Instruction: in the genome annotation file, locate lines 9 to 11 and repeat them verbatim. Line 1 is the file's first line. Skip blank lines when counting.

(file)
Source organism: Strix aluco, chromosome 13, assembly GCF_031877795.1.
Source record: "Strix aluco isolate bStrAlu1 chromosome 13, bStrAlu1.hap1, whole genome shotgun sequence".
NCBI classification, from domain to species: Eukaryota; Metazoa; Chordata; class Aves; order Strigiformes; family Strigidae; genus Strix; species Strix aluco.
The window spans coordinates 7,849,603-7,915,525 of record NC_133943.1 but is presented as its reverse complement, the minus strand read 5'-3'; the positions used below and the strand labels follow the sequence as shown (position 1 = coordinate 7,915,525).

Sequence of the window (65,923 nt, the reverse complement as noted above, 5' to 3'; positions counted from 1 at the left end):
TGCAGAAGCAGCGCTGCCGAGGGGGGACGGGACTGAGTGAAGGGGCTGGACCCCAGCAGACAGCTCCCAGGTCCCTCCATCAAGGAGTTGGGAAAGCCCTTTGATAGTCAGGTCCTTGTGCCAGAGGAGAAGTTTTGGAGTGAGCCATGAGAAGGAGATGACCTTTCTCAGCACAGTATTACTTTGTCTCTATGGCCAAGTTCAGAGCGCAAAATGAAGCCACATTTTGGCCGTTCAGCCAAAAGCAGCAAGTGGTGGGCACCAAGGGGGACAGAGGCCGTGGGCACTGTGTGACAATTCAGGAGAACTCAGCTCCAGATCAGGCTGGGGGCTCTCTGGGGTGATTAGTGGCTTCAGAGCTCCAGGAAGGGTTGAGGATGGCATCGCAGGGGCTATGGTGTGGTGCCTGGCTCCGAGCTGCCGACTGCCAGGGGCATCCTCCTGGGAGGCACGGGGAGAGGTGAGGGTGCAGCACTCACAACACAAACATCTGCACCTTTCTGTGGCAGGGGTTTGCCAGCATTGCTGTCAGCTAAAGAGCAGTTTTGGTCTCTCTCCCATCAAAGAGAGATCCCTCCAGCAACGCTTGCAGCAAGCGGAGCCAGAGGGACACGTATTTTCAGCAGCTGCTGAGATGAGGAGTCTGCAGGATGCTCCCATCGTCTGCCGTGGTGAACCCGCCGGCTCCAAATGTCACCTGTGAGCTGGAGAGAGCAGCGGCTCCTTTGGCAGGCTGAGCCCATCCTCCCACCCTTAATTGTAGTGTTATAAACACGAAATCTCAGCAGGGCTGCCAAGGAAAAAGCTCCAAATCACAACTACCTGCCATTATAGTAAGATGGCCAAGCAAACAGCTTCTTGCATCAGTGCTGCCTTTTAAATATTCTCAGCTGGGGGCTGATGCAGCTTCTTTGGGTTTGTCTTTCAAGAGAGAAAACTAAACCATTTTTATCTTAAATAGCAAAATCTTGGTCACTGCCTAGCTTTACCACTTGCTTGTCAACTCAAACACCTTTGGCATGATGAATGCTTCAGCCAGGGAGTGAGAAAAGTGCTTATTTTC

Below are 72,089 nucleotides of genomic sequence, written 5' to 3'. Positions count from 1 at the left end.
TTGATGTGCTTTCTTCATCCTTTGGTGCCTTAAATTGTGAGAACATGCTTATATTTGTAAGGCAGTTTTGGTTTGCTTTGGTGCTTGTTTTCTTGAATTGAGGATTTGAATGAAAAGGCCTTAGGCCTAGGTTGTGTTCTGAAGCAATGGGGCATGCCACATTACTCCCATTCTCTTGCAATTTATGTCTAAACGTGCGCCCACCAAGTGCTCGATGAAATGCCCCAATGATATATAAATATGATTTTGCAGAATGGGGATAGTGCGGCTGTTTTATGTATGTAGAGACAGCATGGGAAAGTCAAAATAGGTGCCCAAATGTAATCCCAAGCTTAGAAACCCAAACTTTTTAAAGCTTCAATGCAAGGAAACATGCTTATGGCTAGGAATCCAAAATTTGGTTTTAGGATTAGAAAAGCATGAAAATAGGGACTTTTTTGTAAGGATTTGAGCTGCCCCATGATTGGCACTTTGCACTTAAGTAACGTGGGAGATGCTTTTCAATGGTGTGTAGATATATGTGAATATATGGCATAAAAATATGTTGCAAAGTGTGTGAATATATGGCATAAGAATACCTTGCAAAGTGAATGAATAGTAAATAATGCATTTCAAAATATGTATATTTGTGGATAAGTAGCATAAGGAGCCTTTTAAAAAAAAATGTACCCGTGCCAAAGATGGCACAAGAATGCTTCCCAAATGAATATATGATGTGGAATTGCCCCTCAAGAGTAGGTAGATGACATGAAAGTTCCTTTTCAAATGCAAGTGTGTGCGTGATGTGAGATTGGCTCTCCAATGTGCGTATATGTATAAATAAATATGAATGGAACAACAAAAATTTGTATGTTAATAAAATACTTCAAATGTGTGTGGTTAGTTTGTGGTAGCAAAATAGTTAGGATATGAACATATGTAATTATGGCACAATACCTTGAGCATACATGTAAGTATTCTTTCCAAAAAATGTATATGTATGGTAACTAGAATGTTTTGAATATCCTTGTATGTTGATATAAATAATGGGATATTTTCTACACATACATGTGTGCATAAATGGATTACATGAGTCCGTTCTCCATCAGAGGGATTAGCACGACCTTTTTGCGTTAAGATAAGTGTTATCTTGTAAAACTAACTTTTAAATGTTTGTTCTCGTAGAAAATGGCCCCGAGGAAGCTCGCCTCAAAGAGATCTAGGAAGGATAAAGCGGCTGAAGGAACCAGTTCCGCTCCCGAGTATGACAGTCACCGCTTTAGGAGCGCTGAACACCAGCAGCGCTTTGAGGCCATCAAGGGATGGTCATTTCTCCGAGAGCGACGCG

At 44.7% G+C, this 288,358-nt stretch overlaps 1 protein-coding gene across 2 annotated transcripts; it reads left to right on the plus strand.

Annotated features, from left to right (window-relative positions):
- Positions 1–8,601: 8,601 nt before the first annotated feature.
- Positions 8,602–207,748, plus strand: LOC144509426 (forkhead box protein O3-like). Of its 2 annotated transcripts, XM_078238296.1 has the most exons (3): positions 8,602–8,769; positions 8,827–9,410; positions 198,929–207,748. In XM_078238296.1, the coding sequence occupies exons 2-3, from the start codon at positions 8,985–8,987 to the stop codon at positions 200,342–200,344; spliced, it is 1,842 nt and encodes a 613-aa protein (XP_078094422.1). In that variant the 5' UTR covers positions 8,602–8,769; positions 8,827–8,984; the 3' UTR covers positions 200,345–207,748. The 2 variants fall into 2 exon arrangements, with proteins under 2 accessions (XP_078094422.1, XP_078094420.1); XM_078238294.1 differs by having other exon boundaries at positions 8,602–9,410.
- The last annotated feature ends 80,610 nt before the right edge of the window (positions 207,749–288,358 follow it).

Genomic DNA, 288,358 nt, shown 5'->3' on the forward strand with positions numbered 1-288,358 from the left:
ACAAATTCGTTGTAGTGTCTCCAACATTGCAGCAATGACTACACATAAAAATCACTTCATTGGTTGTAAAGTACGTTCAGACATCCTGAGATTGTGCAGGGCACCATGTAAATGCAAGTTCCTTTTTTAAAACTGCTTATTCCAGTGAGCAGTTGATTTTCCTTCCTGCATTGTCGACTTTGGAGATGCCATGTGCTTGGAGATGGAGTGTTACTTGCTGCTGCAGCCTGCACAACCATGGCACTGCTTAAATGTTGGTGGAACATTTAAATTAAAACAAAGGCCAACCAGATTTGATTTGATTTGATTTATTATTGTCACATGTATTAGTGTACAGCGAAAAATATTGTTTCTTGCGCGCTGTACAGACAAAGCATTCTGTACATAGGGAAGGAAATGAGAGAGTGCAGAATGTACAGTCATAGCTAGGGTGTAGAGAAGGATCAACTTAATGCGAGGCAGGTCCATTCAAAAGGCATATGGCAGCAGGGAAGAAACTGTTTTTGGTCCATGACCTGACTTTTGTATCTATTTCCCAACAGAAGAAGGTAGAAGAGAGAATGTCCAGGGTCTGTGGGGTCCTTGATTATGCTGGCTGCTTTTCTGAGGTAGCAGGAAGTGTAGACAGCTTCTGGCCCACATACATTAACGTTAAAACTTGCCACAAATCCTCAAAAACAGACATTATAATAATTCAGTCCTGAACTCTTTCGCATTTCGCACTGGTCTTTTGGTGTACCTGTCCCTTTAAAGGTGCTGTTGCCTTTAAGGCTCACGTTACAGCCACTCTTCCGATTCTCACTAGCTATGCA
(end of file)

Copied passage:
At 44.7% G+C, this 288,358-nt stretch overlaps 1 protein-coding gene across 2 annotated transcripts; it reads left to right on the plus strand.

Annotated features, from left to right (window-relative positions):
- Positions 1–8,601: 8,601 nt before the first annotated feature.